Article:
With Instagram’s stories, the algorithm is the editor; it scans all public images and videos posted using hashtags and locations, decides which images and videos to highlight for each specific hashtag and location, and picks the order they play in.

“There will be no human editing,” Blake Barnes, the director of product leading Instagram’s Explore tab told BuzzFeed News.

A look at Snapchat’s keyword-based Stories shows the divergent and sometimes discomfiting direction algorithmically curated stories can take. Searching the keyword “Syria” this weekend, for instance, revealed a number of users trivializing the brutal civil war in that country. One Snap played footage of Grand Theft Auto with a caption that read “Live footage of a USA soldier bombing Syria.” Another showed a man in a Trump jersey with the caption “YASSSS FU Syria.” Yet another showed a person in Ohio wearing a gas mask with the caption “Waking up in Syria like.”

Instagram will likely also be home to a mix of fun stories and complicated and potentially disturbing ones. The fun stories won’t be difficult to find. As an example, Barnes played a few, including a Hashtag Story for #ootd, or “outfit of the day,” — a compilation of people posting well, the outfit they wore that day. He also showed Location Stories from Tokyo and Paris — compelling peeks into cafes and city life. But when BuzzFeed News asked him to show Location Stories from Tehran and Kabul, Barnes demurred. “Maybe you can try it when you get it,” he said.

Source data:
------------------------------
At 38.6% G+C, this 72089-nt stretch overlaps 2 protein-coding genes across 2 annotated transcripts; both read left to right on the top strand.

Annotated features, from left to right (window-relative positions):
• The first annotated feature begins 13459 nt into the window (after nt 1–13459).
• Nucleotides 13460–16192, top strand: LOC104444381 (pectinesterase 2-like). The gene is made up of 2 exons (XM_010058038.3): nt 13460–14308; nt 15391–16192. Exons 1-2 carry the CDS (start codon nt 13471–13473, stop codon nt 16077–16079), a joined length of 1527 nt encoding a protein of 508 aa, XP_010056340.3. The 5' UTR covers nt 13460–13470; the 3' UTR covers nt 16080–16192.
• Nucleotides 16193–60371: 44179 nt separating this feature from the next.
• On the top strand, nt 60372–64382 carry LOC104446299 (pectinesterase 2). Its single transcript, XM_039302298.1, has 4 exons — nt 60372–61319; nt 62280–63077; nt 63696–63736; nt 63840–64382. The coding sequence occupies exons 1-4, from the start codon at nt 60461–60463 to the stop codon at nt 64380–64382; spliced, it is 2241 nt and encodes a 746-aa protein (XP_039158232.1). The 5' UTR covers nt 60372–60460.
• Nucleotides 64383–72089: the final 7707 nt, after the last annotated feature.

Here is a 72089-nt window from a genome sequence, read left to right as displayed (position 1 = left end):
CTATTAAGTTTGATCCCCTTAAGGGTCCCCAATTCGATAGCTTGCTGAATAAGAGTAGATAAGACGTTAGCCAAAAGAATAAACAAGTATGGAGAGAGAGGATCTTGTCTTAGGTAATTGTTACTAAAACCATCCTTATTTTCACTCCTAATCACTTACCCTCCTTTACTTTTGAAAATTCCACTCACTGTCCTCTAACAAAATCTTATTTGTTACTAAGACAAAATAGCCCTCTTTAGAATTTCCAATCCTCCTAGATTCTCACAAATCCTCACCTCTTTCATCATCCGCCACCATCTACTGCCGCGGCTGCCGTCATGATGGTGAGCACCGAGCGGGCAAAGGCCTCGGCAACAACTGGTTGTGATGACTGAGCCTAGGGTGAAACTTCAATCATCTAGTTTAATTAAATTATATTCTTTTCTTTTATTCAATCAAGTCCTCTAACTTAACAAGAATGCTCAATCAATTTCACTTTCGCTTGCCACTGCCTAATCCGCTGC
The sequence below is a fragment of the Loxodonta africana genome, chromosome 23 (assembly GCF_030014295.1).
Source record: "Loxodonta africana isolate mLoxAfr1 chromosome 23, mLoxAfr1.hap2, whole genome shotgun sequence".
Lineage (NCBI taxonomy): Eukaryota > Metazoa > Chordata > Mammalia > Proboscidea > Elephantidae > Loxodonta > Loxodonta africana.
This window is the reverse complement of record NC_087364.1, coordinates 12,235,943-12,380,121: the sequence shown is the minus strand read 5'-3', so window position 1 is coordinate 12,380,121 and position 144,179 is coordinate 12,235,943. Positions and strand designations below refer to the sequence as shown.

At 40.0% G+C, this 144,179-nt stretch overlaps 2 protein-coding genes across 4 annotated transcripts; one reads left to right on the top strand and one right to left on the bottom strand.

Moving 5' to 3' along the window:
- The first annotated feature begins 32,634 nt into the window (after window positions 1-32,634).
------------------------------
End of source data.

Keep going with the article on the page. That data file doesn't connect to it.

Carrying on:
Instagram, which has more than 700 million monthly active users, is much larger than Snapchat, and simply by the nature of that scale, it’s likely its stories will contain violent, graphic, and upsetting images. This means that through Location and Hashtag Stories, Instagram will likely have to wrestle with the murders and gruesome violence that are now a major problem on Facebook proper. And with algorithms making the calls, there will be little safeguard against them. Asked about this, Barnes said users can report concerning content and the platform will review it. “Our focus will be to make sure the content that the content we show and pull together into these stories conforms to our policy guidelines,” he said.

Google Search Ranking & Algorithm Shifts Still Underway

That Google algorithm update from last Wednesday seems to still be going on. Yesterday I posted a theory that was probably not fully accurate, hence a “theory.” In short, I said maybe the tools that were going nuts had to do with the featured snippets test. It seems that this theory might not be accurate.